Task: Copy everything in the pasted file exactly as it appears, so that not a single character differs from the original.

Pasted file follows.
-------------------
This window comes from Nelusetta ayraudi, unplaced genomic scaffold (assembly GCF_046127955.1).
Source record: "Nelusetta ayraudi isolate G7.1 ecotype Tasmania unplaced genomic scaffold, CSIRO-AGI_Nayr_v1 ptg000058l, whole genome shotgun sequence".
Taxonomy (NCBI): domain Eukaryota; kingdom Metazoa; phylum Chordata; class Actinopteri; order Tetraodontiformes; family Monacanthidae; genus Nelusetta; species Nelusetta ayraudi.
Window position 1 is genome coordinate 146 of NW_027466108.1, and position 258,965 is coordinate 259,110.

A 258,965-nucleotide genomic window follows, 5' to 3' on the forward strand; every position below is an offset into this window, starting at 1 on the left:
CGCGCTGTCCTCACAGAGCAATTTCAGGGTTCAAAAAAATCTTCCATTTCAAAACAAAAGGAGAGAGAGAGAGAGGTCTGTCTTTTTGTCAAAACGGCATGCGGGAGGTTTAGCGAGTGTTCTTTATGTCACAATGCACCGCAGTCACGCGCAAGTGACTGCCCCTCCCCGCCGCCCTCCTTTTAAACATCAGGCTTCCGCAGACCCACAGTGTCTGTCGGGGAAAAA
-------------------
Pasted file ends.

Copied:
This window comes from Nelusetta ayraudi, unplaced genomic scaffold (assembly GCF_046127955.1).
Source record: "Nelusetta ayraudi isolate G7.1 ecotype Tasmania unplaced genomic scaffold, CSIRO-AGI_Nayr_v1 ptg000058l, whole genome shotgun sequence".
Taxonomy (NCBI): domain Eukaryota; kingdom Metazoa; phylum Chordata; class Actinopteri; order Tetraodontiformes; family Monacanthidae; genus Nelusetta; species Nelusetta ayraudi.
Window position 1 is genome coordinate 146 of NW_027466108.1, and position 258,965 is coordinate 259,110.

A 258,965-nucleotide genomic window follows, 5' to 3' on the forward strand; every position below is an offset into this window, starting at 1 on the left:
CGCGCTGTCCTCACAGAGCAATTTCAGGGTTCAAAAAAATCTTCCATTTCAAAACAAAAGGAGAGAGAGAGAGAGGTCTGTCTTTTTGTCAAAACGGCATGCGGGAGGTTTAGCGAGTGTTCTTTATGTCACAATGCACCGCAGTCACGCGCAAGTGACTGCCCCTCCCCGCCGCCCTCCTTTTAAACATCAGGCTTCCGCAGACCCACAGTGTCTGTCGGGGAAAAA